The Anonymous Widower

Haughley Junction Improvements

This article in the East Anglian Daily Times is entitled New Tracks. New Platforms At Ipswich Station. And Faster Trains. Will East Anglia’s Rail Bosses Be Able To Deliver?.

This is said about Haughley Junction.

Mr Bradley said improving Haughley junction, making it a full double-track junction, would mainly benefit cross-country services but it would reduce a potential main-line bottleneck.

This Google Map shows the junction.

Haughley Junction is towards the top of the map.

  • The track going vaguely to the North-West goes towards Bury St. Edmunds, Newmarket and Cambridge.
  • The track going North goes to Diss and Norwich.
  • Ipswich is to the South.

Work is eased by having a large space on the Eastern side of the junction, but where the railway crosses Station Road, there is a level crossing, which is to be removed.

It looks to me, that this is one of those projects, that can grow to be very complicated.

Consider.

  • Will a flyover be built or will it be a flat junction?
  • Will the main Ipswich-Norwich line be moved to the East.
  • How will engineers deal with the level crossing closure?
  • Will any electrification be added towards Cambridge?

With regards to the last question, it should be noted that Cambridge and Haughley Junction are forty-two miles apart.

Greater Anglia’s Class 755 trains can replace each diesel engine with a battery pack. This will be done on the South Wales Metro.

In .Battery Power Lined Up For ‘755s’, I investigate what Stadler have said about Class 755 trains running on batteries.

  • Ranges of up to forty miles are quoted.
  • Batteries could be fitted to Greater Anglia’s bi-mode Flirts at an overhaul.

I would expect that the electrification would be extended towards Cambridge by as much as is needed to make sure that battery operation between Ipswich and Cambridge is possible.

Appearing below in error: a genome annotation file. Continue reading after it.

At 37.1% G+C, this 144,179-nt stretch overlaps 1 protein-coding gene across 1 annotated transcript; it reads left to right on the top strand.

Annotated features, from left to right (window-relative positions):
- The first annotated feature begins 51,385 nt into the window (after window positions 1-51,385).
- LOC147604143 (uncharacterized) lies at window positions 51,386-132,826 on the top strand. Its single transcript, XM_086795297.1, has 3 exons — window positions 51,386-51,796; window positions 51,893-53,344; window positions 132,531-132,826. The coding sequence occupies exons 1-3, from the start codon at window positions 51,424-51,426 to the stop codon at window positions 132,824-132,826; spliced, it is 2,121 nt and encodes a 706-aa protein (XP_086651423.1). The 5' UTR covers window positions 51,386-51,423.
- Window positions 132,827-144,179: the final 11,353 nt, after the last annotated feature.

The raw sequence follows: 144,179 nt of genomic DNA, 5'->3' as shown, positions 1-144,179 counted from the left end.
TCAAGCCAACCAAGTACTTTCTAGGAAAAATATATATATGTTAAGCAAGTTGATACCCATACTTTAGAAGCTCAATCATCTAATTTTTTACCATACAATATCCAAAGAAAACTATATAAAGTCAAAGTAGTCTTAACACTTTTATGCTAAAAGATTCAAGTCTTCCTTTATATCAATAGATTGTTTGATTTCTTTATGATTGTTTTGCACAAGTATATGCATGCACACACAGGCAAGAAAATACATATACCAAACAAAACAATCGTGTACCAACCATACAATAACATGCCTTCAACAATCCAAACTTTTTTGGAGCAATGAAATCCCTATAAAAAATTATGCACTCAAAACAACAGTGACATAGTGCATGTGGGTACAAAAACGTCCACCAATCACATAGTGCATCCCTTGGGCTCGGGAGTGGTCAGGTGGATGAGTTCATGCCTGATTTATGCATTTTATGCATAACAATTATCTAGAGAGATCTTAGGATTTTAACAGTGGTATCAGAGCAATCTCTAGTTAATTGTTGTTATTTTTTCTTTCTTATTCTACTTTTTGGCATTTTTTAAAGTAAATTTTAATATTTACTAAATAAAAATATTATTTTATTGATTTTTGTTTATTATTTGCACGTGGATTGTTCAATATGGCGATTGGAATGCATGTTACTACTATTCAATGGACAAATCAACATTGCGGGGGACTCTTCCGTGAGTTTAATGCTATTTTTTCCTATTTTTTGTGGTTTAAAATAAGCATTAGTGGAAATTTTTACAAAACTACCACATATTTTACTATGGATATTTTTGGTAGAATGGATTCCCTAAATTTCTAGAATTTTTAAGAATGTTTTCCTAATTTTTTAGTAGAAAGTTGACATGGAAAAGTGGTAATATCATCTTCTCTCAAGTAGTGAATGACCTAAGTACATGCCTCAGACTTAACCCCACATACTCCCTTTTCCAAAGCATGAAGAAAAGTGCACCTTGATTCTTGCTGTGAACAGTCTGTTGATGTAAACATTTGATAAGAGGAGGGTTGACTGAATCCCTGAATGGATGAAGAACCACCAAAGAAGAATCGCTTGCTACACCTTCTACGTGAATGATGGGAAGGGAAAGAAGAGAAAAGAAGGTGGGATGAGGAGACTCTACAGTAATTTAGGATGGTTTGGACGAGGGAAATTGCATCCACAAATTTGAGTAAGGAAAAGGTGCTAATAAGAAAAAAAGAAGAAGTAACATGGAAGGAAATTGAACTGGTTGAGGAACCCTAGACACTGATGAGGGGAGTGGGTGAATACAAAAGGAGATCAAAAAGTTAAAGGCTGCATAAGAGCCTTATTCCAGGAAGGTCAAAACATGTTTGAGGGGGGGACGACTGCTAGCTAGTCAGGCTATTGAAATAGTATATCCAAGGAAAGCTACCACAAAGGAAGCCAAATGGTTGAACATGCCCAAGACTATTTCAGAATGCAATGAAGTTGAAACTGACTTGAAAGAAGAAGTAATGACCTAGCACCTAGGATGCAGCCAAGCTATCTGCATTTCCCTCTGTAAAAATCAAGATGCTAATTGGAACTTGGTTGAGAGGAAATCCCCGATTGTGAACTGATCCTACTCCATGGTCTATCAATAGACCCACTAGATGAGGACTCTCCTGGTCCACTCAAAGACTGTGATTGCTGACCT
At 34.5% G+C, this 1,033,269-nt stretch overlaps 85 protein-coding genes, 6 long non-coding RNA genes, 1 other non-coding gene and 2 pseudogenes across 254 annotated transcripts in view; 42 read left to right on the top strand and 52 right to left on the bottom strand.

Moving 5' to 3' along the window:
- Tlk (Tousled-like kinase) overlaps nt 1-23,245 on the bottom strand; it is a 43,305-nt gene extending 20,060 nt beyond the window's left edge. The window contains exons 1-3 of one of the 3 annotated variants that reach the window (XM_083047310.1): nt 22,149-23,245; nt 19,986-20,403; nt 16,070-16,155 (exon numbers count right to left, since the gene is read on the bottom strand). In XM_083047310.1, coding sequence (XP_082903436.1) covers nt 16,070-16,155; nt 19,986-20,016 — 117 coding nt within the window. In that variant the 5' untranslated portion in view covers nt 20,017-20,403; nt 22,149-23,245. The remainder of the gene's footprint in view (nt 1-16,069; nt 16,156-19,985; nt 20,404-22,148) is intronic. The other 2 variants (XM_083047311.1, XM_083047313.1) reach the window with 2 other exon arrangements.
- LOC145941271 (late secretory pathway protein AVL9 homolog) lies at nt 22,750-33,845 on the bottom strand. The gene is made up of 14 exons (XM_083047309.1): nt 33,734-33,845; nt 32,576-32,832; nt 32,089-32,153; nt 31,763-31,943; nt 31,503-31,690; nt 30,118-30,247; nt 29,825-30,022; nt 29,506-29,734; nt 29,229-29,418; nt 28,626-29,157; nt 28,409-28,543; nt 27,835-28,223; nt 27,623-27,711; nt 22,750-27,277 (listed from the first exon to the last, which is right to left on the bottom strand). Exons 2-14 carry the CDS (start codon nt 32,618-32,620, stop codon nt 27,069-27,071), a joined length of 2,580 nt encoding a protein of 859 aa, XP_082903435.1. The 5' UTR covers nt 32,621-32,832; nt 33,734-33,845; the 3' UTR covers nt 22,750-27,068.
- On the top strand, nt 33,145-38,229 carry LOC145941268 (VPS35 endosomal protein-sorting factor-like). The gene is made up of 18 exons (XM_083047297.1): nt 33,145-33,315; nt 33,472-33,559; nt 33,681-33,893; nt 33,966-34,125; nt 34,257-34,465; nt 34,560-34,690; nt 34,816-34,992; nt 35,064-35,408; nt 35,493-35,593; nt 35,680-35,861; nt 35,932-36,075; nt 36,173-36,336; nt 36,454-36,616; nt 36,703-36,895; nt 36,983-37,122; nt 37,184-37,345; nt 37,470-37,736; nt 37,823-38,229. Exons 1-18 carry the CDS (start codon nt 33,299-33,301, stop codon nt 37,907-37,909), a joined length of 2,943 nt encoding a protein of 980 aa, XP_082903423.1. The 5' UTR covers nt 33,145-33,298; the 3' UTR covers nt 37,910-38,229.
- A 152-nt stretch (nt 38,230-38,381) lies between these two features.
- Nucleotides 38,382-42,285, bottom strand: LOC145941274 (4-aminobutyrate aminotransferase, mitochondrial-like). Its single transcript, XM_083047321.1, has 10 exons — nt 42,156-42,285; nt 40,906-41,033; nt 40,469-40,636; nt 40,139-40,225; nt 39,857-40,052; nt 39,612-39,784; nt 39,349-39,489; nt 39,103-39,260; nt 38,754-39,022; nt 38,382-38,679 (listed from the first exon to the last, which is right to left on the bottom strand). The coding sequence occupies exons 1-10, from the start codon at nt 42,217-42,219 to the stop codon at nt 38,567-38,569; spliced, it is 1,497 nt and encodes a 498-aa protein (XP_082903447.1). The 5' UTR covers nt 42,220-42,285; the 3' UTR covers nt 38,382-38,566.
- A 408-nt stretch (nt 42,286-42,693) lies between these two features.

I have just flown my helicopter along the line, as far as Chippenham Junction.

  • The line splits at Chippenham Junction, with one branch going through Newmarket to Cambridge and the other to Ely.
  • Chippenham Junction is seventeen miles from Cambridge.
  • The route betwen Chippenham Junction and Haughley Junction appears to have been cleared for el;ectrification.
  • Electrification through Newmarket would be expensive, as there is a tunnel, a section of single track and possibly a station rebuild.
  • Chippenham Junction and Haughley Junction are about twenty-five miles apart.
  • Chippenham Junction and Ely are about fourteen miles apart.

If I was in charge of this project, I would certainly investigate the possibility of electrification between Haughley and Chippenham Junctions

  • Class 755 trains with batteries would be able to run between Chippenham Junction and Cambridge or Ely on battery power.
  • The East West Rail Consortium is proposing a Park-And Ride station, which could be called A14 Parkway.
  • How much money would train operators save, if this section was el;ectrified?
  • Power for the electrification would be picked up at Haughley Junction.

Would it allow tri-mode Class 93 locomotives to be able to go between Felixstowe and Ely only using a relatively small amount of diesel compared to a Class 66 locomotive?

I also think that electrifying between Chippenham and Haughley Junctions is low risk electrification.

  • The route has been gauge-cleared.
  • Thee new Class 755 trains can run without it.
  • On the other hand they will run more efficiently when it has been installed.
  • It would enable Class 93 locomotives to run on electricity.

Too many electrification projects need new trains. These are already in service.

Conclusion

There is more to this project than meets the eye.

 

October 20, 2019 - Posted by | Transport | , , , ,

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